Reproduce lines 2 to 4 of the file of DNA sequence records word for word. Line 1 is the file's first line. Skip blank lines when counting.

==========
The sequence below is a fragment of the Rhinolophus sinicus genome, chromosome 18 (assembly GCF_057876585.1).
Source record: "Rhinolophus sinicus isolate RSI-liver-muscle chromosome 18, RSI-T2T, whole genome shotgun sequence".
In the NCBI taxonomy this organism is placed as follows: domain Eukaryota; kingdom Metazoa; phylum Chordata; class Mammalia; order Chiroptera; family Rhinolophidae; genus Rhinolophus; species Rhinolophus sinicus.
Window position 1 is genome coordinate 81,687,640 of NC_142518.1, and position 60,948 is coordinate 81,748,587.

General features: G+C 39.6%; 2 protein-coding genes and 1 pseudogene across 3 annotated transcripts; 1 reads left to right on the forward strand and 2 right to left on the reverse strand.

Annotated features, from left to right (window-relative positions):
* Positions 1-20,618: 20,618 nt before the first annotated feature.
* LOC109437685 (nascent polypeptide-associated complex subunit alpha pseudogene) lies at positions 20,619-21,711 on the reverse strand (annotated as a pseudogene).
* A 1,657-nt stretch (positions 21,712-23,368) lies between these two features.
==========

Source record: "Rhinolophus sinicus isolate RSI-liver-muscle chromosome 18, RSI-T2T, whole genome shotgun sequence".
In the NCBI taxonomy this organism is placed as follows: domain Eukaryota; kingdom Metazoa; phylum Chordata; class Mammalia; order Chiroptera; family Rhinolophidae; genus Rhinolophus; species Rhinolophus sinicus.
Window position 1 is genome coordinate 81,687,640 of NC_142518.1, and position 60,948 is coordinate 81,748,587.